Picture this: You’re sitting in an exam room at your doctor’s office. The nurse pokes her head in and says, “Sorry for the wait. He’ll be right with you.” Yeah, you’ve heard that before. To kill some time, you start building a miniature fort out of tongue depressors on the examination table. Add some gauze for fences and an odd instrument for a flagpole, and you have quite a little scene going.
Suddenly, the door swings open, creating a gush of air that flattens your fort. In rushes your doctor, sporting a freshly pressed white lab coat and a chart with someone else’s name on it.
“Miss Baxter, how are we today?”
Now, you sure as heck don’t know who “Baxter” is, but after waiting this long, you’re not about to let him get away.
“OK, I guess. Want to see my logbook?”
You hand him your blood glucose logbook, in which you have scribbled down several dozen readings since your last visit.
“I’ll check that in a minute,” he says. For the next five minutes, he takes you through a virtual medical whirlwind: asking the routine questions; checking your eyes, ears, heart, and feet; reviewing the status of your lab work (the nurse caught the chart error and thankfully brought him the correct one); and asking if you need prescriptions for any of your diabetes supplies. Then he opens up your logbook to a random page, thinks for a moment, and offers the kind of insight that can only come from years of schooling, clinical practice, and intense study in the diabetes field:
“Looks like you’ve had some ups and downs. Are you following your meal plan?”
If you’ve heard this sort of off-the-shelf observation before, you’re not alone. Today’s physicians are charged with so many responsibilities and have so little time to spend with patients that diabetes care rarely receives the attention it deserves. If a physician is lucky enough to offer a team of diabetes educators (or can practice medicine without the pressures of managed care), you might get some help with the day-to-day control of your diabetes. Otherwise, you had better prepare for some serious self-management.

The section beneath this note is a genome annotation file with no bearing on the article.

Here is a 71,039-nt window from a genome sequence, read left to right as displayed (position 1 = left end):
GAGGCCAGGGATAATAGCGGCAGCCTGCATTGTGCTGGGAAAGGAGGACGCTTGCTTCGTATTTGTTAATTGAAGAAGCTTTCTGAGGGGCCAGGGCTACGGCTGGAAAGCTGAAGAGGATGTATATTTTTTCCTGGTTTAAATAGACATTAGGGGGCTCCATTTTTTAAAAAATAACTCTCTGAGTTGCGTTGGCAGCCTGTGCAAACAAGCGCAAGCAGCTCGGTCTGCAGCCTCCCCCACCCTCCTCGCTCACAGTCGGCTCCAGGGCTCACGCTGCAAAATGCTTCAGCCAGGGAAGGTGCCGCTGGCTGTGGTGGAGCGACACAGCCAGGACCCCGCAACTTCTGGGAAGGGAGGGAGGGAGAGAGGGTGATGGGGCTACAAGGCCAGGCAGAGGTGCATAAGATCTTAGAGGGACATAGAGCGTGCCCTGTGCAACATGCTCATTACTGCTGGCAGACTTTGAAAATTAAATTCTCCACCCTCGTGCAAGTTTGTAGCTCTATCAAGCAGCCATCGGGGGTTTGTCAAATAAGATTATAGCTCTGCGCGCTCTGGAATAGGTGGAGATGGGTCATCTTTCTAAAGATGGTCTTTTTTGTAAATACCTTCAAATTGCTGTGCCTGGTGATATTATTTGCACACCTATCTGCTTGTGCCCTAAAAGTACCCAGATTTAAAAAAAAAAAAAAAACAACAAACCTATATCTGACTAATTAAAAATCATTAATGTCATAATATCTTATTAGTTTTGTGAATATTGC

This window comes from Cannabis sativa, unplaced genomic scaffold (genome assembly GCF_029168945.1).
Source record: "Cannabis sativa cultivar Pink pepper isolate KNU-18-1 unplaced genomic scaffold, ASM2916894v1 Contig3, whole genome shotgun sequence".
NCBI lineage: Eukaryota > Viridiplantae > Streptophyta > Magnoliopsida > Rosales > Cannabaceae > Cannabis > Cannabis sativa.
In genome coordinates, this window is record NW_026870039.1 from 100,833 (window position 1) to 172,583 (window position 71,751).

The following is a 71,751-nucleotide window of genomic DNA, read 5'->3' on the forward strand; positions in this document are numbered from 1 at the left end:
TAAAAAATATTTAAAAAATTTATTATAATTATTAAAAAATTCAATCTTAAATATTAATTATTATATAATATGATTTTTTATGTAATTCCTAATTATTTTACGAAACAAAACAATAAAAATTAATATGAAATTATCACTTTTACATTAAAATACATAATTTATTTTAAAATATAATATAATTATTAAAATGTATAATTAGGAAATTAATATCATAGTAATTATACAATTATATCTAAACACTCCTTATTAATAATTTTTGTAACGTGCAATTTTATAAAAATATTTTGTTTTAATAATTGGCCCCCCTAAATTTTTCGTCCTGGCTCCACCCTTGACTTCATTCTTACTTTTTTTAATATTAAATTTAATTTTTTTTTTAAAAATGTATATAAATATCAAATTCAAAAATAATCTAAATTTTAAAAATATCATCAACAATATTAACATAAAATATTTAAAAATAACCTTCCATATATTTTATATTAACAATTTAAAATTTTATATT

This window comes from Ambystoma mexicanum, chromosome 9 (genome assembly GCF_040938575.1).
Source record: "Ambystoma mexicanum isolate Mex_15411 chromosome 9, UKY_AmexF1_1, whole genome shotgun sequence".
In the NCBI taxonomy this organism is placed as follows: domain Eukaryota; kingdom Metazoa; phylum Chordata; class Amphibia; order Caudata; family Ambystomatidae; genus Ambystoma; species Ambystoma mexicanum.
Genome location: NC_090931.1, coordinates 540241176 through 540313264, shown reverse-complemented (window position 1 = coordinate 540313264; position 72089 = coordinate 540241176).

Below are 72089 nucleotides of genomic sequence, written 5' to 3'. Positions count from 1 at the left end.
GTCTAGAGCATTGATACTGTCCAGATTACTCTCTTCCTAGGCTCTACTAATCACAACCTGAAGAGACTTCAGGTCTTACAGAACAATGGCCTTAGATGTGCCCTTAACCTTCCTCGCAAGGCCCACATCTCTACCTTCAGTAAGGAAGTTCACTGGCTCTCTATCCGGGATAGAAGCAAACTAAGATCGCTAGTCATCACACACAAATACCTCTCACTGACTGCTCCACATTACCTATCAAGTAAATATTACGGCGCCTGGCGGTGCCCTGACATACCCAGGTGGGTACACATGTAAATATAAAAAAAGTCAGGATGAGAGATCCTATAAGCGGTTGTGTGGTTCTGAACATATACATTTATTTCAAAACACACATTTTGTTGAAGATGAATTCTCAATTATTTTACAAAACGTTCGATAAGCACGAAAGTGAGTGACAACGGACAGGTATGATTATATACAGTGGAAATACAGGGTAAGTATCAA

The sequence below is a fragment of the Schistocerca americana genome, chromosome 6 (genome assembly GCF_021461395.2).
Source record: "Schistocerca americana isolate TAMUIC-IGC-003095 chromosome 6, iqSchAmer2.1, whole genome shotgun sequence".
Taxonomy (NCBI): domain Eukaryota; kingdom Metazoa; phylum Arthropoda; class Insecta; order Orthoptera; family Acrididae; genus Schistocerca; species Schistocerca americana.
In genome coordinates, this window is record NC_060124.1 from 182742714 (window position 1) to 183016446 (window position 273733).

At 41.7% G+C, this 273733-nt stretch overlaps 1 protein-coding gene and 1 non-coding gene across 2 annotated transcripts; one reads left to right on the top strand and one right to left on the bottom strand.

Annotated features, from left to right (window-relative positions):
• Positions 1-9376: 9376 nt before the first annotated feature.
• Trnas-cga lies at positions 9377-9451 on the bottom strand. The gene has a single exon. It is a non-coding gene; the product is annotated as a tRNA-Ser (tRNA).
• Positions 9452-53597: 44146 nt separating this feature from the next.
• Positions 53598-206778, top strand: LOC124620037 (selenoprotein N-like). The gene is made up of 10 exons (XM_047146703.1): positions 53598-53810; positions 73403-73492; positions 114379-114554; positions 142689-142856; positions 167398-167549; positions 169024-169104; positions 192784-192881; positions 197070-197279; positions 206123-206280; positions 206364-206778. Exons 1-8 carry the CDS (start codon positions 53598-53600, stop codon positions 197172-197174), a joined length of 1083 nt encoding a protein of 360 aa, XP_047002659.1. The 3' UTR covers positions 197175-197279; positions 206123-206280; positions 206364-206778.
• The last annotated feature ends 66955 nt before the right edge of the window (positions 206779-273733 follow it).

Learning how to interpret your own self-monitoring records can get you closer to the control you’ve always wanted.
Let’s picture that visit to the doctor once again, except this time, you were prepared. When it came time to discuss your blood glucose control, you presented a chart indicating a trend of high blood glucose readings on the weekends and low readings the mornings after exercise. You ask your doctor if it would be OK to reduce your overnight insulin by a couple of units after exercise and reduce your carbohydrate intake by 15 grams per meal on the weekends. Your doctor agrees with these suggestions and adds that the high fat content of your restaurant meals on weekends may have a carryover effect to the next day.
Sounds a bit more productive than “follow your meal plan,” doesn’t it?
Becoming a recording artist
Any good record-keeping system begins with blood glucose readings. If you take more than one injection of insulin daily or use an insulin pump, you should be checking your blood glucose level at least four times daily: upon waking, before your midday meal, before dinner, and before your bedtime or evening snack. Even if you don’t take insulin at each of these times, the blood glucose information is needed to determine when your level might be rising or falling. For example, if your blood glucose is high at dinner, you need the lunch reading to find out if the rise took place in the morning or the afternoon.